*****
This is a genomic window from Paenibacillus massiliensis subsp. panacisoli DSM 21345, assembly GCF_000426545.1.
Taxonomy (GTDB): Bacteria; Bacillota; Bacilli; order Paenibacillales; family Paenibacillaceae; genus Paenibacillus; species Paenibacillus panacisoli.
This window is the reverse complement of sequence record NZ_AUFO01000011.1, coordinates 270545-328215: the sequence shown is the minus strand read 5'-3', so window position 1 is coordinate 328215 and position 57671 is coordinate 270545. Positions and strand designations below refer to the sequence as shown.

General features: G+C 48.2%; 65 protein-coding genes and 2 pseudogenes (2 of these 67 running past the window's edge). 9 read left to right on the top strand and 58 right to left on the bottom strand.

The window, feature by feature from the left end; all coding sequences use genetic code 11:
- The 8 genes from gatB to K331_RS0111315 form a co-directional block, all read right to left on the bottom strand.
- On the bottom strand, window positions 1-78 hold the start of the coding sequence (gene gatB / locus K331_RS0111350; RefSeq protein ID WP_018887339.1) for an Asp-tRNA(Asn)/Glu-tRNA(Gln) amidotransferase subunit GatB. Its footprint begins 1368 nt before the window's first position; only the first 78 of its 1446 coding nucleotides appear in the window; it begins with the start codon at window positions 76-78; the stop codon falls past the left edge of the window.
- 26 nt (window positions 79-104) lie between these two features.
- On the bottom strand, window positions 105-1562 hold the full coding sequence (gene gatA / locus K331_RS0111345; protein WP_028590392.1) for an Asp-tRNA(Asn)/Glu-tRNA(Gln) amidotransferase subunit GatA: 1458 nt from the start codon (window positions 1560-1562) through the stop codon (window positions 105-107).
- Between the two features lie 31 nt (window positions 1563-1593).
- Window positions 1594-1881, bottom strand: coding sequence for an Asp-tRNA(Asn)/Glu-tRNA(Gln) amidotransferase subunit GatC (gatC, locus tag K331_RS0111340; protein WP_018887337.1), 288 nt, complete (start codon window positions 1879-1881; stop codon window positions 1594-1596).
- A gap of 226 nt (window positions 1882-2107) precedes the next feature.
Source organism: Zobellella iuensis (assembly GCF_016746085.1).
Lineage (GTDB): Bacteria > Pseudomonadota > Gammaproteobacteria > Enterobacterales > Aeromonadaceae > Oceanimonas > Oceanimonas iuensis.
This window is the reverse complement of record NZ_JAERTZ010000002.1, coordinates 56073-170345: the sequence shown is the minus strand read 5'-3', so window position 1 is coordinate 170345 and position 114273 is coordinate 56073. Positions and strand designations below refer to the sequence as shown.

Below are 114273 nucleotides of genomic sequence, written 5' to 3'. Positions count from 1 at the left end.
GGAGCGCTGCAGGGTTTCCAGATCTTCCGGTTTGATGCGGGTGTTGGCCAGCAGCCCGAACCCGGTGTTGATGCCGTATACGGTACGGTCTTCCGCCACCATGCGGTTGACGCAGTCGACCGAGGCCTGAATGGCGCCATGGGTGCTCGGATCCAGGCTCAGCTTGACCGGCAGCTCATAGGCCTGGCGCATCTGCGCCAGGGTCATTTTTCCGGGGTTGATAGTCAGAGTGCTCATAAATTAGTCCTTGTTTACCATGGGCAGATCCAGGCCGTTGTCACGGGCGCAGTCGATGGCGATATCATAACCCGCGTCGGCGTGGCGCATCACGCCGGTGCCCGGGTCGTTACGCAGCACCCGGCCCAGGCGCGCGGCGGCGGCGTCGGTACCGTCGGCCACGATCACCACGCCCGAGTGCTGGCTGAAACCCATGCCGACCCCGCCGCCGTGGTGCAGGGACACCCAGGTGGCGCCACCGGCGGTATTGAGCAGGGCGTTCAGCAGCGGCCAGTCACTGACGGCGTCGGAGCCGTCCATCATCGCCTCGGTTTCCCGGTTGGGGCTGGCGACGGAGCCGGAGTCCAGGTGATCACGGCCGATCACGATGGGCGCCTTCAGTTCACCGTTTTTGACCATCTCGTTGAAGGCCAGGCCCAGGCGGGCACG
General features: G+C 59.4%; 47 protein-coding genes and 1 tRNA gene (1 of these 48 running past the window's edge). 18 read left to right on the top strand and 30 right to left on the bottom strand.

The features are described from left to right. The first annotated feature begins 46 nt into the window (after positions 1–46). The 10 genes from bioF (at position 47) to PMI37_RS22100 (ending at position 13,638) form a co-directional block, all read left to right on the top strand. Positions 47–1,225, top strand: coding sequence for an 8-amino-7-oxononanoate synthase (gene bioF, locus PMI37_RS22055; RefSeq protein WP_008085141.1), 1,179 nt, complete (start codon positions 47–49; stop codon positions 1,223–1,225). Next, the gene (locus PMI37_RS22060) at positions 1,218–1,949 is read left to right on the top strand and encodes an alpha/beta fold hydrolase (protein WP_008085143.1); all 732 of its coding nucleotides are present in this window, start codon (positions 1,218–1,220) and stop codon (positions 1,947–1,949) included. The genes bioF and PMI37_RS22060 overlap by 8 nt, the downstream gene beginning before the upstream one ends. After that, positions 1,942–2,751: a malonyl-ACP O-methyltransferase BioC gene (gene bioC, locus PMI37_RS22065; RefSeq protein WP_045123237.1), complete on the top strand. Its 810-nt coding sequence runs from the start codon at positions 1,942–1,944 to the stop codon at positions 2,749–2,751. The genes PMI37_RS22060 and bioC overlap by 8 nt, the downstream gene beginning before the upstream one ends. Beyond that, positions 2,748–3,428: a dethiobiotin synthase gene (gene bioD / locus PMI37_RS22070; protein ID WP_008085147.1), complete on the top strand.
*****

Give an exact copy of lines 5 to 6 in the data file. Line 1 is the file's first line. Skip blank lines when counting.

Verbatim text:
The window, feature by feature from the left end; all coding sequences use genetic code 11:
- The 8 genes from gatB to K331_RS0111315 form a co-directional block, all read right to left on the bottom strand.